“Through our cooperation with Delicious, we have already made slightly over 3.3 million (Ksh 22,240594) meals, and the only way we can prepare 4 million (Ksh 26,967,620) meals is by raising money. So, in order to continue till we reach our 4-million meal goal, we are seeking to raise R1 million (Ksh 6,741,905), the woman explains.

SuperPicks viewing area 
In addition, there are activities for all sports enthusiasts in advance of Saturday’s match between the Springboks and the Puma’s (which you can catch at the SuperPicks viewing area).

The Hollywoodbets Kings Park stadium in Durban will stream it live, and festivalgoers and sports fans will be able to witness the cricket and soccer games scheduled for the weekend.
You won’t have to worry about missing any athletic action this weekend because there is a bar accessible.

Viacom photobooth 
Bring your best stance to the BET Africa Viacom photo booth, which will be set up and ready to capture your outfit of the day.
A meet-and-greet with the cast of BET’s upcoming drama series God for Us All, Guluva for Himself, which was based on the lyrics of the 2000 kwaito musician Zola 7 song Ghetto Scandalous from his album Umdlwembe, will also be available at Viacom’s booth.

Kwanele Mthethwa, who plays Umbuso’s lead character on Mzansi Magic, and How to Ruin Christmas actor Yonda Thomas are two of the show’s famous actors.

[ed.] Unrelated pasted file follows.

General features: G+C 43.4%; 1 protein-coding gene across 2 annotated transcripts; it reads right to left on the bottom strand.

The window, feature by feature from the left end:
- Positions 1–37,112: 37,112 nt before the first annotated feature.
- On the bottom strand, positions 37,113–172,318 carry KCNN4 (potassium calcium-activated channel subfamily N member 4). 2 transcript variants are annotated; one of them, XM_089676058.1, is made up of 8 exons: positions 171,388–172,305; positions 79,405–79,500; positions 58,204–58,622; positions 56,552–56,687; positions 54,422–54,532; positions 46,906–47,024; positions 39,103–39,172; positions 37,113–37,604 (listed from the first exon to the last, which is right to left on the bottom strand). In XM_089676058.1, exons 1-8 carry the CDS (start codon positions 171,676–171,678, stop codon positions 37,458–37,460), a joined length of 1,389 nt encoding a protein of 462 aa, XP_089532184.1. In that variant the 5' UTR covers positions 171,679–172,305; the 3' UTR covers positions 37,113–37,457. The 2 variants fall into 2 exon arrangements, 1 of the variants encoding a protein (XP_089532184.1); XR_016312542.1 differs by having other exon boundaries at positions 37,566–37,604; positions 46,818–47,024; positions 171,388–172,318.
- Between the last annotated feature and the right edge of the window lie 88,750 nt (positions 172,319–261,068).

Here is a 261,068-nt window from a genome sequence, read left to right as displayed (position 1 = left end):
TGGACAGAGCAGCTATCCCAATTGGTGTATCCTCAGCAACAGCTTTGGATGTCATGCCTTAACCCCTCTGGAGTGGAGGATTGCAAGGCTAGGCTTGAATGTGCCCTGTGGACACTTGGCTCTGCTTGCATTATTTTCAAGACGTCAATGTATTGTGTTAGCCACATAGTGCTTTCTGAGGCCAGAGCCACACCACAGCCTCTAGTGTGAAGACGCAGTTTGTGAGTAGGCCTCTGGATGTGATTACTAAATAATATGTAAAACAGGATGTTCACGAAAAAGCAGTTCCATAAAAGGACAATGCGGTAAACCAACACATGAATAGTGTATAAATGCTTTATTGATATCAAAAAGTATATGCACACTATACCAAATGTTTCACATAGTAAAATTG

Photo courtesy of Capital Fm Lifestyle 

Content courtesy of Mail & Guardian, NFH  

SAMA: South African Music Awards 2022 Full List Of Winners

The South African Music Awards (SAMAs) 2022 full list of winners was revealed on August 28 at the Sun City Superbowl in Rustenburg.

On August 27, the same location hosted the announcement of the first round of winners. Stogie T, A Reece, and Tshego performed on the second day of the awards show, which was hosted by Nandi Madida, Lawrence Maleka, Mpho Popps, Robot Boii, and Alphi Sipho Mkhwanazi. There was also an emotional homage to the late Riky Rick. Makhadzi, Takie Ndou, Shekinah, Musa Keys, Konke, Da Capo, and Lloyiso are a few more performers.

Chymamusique won the top prizes, including Album of the Year and Male Artist of the Year, in addition to Best Dance Album.

Zakes Bantwini, who just revealed he will be hanging up his microphone, won two prizes for his mega hit “Osama” in the categories of Best Collaboration and SAMRO Highest Radio Airplay Composer.

After winning the award for Best Classical/Instrumental Album, Khanyisile Mthetwa was named the White Star Newcomer of the Year. The Best Kwaito Album and Best Duo/Group awards have officially been given to Reece Madlisa and Zuma. With his album B4Now, Blxckie won Best Hip Hop Album.

When Haksul Muziq triumphed against stiff opposition to win the SAMPRA Artist of the Year award, fans were in awe. The TECNO Music Video of the Year award went to Makhadzi’s Ghanama featuring Prince Benza, and the TECNO Record of the Year award went to Musa Keys’ Vula Mlomo.

The first-ever TikTok Viral Song of the Year award went to “uMlando” by 9umba, Mdoovar, and Toss.

Jimmy Dludlu, Joe Nina, and McCoy Mrubata received the Lifetime Achievement Awards in recognition of their outstanding bodies of work throughout their careers and services to the business. Black Coffee received the International Achiever Award for his accomplishments outside of South Africa.

According to RiSA CEO Nhlanhla Sibisi, “our 28th installment has unquestionably set the highest bar for live awards events.” “We appreciate the efforts of our hosts, Nandi Madida and Lawrence Maleka, as well as all the speakers and performers who made this a memorable evening.
We are pleased of each and every winner for 2022 because they upheld the standard that had been set. We enjoyed our time in Sun City much and hope to return there in 2023.


Below is the full list of day 1 and 2 SAMAs winners: